Getty was suing over AI images – now it's making its own generative AI with Nvidia

AI Robot and human
(Image credit: Getty Images)

Getty has long been one of the go-to stock image databases for many needing a photograph of a place or event. But now users will be able to use Getty's extensive library of human-made photographs to create an AI subject from imagination. 

Say you want a desert dessert scene, featuring an astronaut using the new Fujifilm GFX 100 II to take a portrait of a pig with wings – Getty's new Generative AI can provide. 

• Forget AI and take a look at the best stock photo sites

The reason that this news comes as a slight shock is Getty's recent history surrounding AI programs. The company currently has several open lawsuits involving generative AI programs, asking for them to be banned – the issue that Getty has with these developers being how their AI was trained. 

Many AI-generating programs were trained to absorb data from all images on the internet, regardless of copyright and usage policies. Although the software would not generate any replica of copyrighted material, it still used copyrighted material as its foundation. 

This is the base of the lawsuits that Getty has pending with other AI companies, as protected stock photographs were used in data training sets with no commercial licensing. This issue is also apparent on a smaller scale, as I have heard of independent artists who have had their work or style used without credit, and this presents a real ethical problem and cause for discussion.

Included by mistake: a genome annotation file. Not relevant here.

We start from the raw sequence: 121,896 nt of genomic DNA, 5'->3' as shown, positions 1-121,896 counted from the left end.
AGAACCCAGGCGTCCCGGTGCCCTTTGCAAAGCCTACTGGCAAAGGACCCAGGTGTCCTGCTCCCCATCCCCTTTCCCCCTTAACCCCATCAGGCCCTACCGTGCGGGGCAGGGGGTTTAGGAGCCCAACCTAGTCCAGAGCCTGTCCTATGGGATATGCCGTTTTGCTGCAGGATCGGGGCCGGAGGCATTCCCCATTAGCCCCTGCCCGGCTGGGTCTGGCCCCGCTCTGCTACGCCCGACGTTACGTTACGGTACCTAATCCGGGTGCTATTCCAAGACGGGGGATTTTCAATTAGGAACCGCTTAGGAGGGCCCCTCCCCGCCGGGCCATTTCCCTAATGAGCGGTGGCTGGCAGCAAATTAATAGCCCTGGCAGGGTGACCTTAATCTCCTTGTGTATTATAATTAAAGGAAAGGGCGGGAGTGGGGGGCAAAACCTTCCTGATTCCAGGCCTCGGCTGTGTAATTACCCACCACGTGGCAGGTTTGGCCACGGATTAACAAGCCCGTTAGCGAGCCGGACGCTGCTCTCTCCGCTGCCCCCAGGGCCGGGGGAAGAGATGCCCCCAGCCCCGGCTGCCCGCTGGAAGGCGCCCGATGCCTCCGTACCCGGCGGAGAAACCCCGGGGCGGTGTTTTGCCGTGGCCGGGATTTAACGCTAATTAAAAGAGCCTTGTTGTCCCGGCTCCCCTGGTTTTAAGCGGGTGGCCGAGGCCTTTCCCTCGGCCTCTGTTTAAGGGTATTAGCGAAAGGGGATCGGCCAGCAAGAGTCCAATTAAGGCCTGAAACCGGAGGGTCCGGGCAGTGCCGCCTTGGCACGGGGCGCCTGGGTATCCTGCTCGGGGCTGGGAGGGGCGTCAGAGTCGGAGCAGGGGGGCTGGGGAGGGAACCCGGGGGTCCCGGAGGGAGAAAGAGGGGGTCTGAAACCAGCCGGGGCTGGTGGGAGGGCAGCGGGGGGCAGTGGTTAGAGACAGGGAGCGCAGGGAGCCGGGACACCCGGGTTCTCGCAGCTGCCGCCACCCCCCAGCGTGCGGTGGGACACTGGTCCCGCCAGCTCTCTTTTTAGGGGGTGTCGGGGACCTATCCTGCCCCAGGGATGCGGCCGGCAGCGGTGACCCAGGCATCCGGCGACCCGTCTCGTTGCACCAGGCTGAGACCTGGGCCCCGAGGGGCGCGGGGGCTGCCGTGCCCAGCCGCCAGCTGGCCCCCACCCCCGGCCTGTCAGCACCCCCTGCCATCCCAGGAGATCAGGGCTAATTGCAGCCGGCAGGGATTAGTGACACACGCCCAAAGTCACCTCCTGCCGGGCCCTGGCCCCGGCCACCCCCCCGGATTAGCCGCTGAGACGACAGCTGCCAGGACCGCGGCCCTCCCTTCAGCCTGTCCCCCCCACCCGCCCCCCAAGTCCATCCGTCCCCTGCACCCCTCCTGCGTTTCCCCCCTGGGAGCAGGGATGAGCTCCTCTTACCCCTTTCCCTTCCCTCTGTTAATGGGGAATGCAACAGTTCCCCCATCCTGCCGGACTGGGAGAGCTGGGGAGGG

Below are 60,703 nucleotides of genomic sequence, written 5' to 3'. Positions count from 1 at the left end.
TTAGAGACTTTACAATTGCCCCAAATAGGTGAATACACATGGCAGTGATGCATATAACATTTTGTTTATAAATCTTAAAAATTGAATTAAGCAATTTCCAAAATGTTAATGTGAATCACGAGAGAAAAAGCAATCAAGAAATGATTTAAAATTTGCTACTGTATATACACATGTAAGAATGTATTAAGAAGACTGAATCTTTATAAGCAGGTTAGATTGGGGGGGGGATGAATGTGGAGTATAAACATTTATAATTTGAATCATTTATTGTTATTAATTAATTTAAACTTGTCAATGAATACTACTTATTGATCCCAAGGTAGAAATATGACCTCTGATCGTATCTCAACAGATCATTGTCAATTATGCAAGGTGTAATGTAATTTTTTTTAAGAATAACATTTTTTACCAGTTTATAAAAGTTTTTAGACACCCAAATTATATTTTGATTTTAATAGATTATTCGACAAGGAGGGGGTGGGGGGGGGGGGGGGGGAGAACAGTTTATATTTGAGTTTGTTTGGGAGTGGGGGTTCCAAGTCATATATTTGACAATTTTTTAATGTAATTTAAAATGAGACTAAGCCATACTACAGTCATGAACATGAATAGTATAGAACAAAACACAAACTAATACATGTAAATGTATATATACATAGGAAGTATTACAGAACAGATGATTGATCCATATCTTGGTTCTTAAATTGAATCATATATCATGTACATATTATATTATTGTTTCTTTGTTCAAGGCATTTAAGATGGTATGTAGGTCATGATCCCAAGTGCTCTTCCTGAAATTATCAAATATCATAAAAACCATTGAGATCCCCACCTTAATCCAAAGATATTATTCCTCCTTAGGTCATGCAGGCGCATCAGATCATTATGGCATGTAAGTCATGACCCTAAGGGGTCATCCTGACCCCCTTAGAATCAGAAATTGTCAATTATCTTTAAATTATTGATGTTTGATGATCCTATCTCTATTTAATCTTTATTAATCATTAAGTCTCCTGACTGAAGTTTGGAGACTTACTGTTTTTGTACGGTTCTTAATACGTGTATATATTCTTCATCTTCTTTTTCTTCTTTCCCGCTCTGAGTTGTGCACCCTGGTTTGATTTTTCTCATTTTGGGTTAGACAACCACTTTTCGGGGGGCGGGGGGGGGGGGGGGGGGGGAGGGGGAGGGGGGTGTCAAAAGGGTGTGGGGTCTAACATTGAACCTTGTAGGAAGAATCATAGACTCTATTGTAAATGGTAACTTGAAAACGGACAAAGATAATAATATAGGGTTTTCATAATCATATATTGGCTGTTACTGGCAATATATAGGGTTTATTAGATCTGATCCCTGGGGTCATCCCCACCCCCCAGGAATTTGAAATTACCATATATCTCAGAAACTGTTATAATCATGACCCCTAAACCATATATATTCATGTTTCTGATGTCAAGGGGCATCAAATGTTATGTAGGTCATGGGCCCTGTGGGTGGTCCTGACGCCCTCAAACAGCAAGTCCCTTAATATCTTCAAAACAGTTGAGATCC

The difference with Getty's AI program, Generative AI, is that all the images used in its training are taken from Getty's own library – which it has collected over many years of commercially licensing 'human-made' photographs. When an image is used in the training or generation of an AI image, Getty states that the creator will benefit from the licensing just as stock photography would. 

CEO Craig Peters says that this new service is "commercially viable" for business clients and "wasn't trained on the open internet with stolen imagery". Operating with the same model as Getty's stock imagery, businesses will not need to worry that later on their image will be struck with a copyright claim from an unaware artist.

Whether you are for or against the use of AI programs, they are now ever-present in the art world. Much like the early days of digital manipulation and Photoshop, AI has met some resistance. But instead of seeing AI as a competitor to human-made art, it may be more accurate to view it as just another tool – one that may produce beautiful art, but which also needs to operate fairly and ethically, protecting creator rights – and it seems Getty is setting a precedent. 

Generative AI also protects known people from being subject to deepfakes, and being placed in generated images ( no Pope in a fashion-branded coat, for example). I think AI image-generating companies can learn a lot from how Getty has approached its program, and I hope this sets a standard moving forward. 

(Image credit: Joseph Foley using Stable Diffusion)

If you're interested in generative AI, take a look at the best AI image generators and read our article on what is prompt-ography?

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Kalum Carter
Staff Writer

Kalum Carter is a UK-based photographer, writer, and photo editor. Kalum has been working as a freelance photographer for the best part of ten years, covering a wide range of assignments for well-known brands and publications in areas including portraiture, fashion, and documentary. 

Between commercial assignments, Kalum is currently working on a personal photography project exploring his connection to the Gower region of South Wales UK, as part of an MA in Photography from The University of West England.